Now that they've switched over to distance education, her students are assigned to send her pictures and videos of themselves completing different chores at home, like cleaning, doing the dishes, and folding clothes.
"It's been a learning experience for sure this year we've had a lot of ups and downs but this is uncharted waters for everyone," Walker said.
So far, Walker has gotten great feedback from parents. Her students have never been happier to do chores around the house.
"I'm just happy that the parents are willing and able to help with this they have been phenomenal and it wouldn't work without the parents," she said.
While this is new for PNG, distance education is the norm for Texas Connections Academy.
MORE | Advice from an expert:
Lynnette Crawley is a master teacher for the virtual public school. She says in this type of online learning environment, you get what you put into it.
When the school first started, Crawley says there was nothing else like it. One of the first things they had to do was find a tool for teachers to be able to meet with each other every day to share ideas, and talk about what worked. It's also important for teachers to be able to meet and talk with students. Crawley says tools like GoogleHangout, GoogleMeet, Zoom and Adobe connect all allow teachers and students to have live sessions.
"We need it as teachers to communicate with each other and to collaborate, but the students need it too, they need to hear from the teacher," Crawley said.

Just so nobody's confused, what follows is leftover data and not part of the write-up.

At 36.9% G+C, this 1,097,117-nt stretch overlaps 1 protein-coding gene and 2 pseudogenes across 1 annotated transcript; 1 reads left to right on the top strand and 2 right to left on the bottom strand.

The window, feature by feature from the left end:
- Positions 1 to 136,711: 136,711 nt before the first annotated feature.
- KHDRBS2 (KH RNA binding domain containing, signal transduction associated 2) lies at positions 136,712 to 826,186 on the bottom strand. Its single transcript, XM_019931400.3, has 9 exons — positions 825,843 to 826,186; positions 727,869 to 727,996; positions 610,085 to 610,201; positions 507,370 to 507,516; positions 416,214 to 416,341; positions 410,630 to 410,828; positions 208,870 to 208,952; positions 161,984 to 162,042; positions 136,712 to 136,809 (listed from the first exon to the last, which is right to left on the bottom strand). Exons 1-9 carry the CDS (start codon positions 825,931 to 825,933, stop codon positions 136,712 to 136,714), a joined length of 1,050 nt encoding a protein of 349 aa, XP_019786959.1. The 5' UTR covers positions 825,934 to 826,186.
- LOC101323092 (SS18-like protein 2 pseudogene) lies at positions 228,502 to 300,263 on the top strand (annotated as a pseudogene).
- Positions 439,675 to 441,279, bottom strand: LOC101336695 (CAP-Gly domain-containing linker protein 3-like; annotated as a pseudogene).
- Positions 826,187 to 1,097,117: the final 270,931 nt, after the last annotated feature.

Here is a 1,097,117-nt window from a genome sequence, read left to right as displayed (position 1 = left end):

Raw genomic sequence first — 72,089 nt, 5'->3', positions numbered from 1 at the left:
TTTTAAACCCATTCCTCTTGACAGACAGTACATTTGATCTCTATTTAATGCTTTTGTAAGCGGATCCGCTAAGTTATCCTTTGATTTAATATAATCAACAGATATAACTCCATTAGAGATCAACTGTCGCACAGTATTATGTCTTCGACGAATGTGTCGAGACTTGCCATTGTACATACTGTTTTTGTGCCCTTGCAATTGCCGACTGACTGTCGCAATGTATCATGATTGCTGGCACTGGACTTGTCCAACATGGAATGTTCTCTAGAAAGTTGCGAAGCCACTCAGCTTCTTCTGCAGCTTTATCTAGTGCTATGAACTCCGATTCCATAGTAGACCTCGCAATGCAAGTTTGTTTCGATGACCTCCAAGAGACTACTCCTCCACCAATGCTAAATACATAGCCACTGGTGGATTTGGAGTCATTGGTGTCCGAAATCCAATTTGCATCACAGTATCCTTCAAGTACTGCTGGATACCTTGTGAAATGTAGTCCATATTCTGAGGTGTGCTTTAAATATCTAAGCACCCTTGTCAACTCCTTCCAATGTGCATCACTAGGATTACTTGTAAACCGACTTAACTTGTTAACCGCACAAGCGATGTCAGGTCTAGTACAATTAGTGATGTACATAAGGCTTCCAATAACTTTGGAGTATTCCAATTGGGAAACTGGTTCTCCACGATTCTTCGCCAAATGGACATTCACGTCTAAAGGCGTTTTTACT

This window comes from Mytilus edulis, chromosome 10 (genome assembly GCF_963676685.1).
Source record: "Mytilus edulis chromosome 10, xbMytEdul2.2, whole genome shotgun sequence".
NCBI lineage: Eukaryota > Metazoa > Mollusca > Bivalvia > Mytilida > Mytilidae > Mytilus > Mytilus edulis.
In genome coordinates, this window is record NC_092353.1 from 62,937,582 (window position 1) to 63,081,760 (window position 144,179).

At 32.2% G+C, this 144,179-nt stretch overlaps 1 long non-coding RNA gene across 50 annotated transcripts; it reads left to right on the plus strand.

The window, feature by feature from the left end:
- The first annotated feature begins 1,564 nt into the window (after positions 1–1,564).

Crawley says kids learn best when they're talking about the subject, moving around, and engaging other parts of their minds besides simply reading the content. She says not to be afraid to contact your student's teacher, and ask for advice or resources.
"You gotta use your resources because you're partnering with the teacher and right now you might feel removed from that teacher, but you have contact information with that teacher," Crawley said.
If teachers are offering live session, Crawley says to make it a priority to get your child involved. Doing things like setting an alarm can help parents remember.
Crawley says during this time, it's important not to panic, and give yourself grace.
"Be willing to say, 'you know what, I'm not going to get it perfect, and I'm going to mess up but it can be fixed,' and your kids can get a solid education, but we have to work together, it takes the parent with that student with that teacher," Crawley said.
It's also important for parents to give themselves their own space to work. Crawley says to make sure your kids now how to get your attention while you're working, whether it be a signal or a note on a whiteboard. Most importantly, when the day is over, Crawley says you have to call it.
"Because you're working at home, and it's hard sometimes to walk away, so close your computer, walk away, and spend the rest of the day with your family, spend the rest of the day away from school if you're a parent, because it's important, " she said.
Connections Academy also has a web page full of resources and messages for parents, teachers and students.